When I first started VinoPair, I was telling my mother about mouthfeel, and she asked if that was even a word. LOL.
Mouthfeel - the physical sensations in the mouth produced by a particular food.
From that point, it got me thinking how little we understand about the concept of mouthfeel.
That's the same way a few horticulture and oenology professors (Gawel, Oberholster, Francis) from Australia felt in 2000, so they set out to fix it. They setup a panel of experts to taste red wine and derive a mouthfeel vocabulary. They organized the results into a wheel shape with like-mouth feelings grouped together.
They way things feel (tactile) to our skin is used to describe the touch standards for how wine feels in our mouth. For example, there's a group on the wheel called "particulate." Talc, like Johnson's Baby Powder, is a particulate, for example. Here's a table of all the mouthfeel groupings they developed.
Those are just the groupings. Here's a table that shows a few sample mouth feelings.
|Particulate||Talc||Johnson's baby powder|
|Surface Smoothness||Satin||Satin cloth|
|Surface Smoothness||Chamois||Moistened chamois|
|Surface Smoothness||Silk||High grade silk cloth|
|Surface Smoothness||Velvet||Velvet felt in the direction of the nap|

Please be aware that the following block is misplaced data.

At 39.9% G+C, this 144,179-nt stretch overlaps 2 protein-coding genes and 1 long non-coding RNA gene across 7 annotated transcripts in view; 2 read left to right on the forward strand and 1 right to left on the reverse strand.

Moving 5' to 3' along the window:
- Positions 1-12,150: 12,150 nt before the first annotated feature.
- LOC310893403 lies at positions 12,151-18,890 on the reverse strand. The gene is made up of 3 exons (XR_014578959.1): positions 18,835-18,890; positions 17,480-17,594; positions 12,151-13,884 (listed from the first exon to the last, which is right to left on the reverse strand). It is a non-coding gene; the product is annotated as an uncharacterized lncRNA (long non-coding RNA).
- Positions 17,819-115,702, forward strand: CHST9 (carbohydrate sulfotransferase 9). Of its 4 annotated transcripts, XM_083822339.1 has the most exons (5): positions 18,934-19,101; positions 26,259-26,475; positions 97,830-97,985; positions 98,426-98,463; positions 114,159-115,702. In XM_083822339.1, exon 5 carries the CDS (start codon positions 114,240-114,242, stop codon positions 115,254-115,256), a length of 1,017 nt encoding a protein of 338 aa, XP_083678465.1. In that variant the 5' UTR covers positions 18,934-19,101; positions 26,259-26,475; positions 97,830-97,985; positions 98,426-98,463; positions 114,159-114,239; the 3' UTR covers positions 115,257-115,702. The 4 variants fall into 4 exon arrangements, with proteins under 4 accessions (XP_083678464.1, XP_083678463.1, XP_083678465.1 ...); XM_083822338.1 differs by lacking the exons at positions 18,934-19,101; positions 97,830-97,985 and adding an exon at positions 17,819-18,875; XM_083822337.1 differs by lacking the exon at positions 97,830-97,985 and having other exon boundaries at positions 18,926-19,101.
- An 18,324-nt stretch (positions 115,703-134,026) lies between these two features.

|Surface Smoothness||Suede||Medium suede leather|
|Surface Smoothness||Furry||Short velour cloth|
|Surface Smoothness||Fine emery paper||1000 grade emery paper|
|Harsh||Abrasive||600 grade sandpaper|
If you've wondered why terms like chewy, grippy, furry, plaster, sappy were acceptable terms to use to describe wine, you can blame or thank Gawel, Oberholster, Francis. This is where knowing the mouth feelings and groupings becomes helpful. Using the wheel, work backwards, starting with mouthfeel, to determine groupings you like and dislike. Think of this graphic below as a tool to help guide your mouth.
Since the development of the original mouth-feel-a-wheel, work has been done to improve the original design. Gary Pickering, with his design, has further grouped mouth feelings based on timing. According to Mr. Pickering, some mouth feelings are more predominate early in the tasting experience, and some come on late. The others are integrated mouth feelings.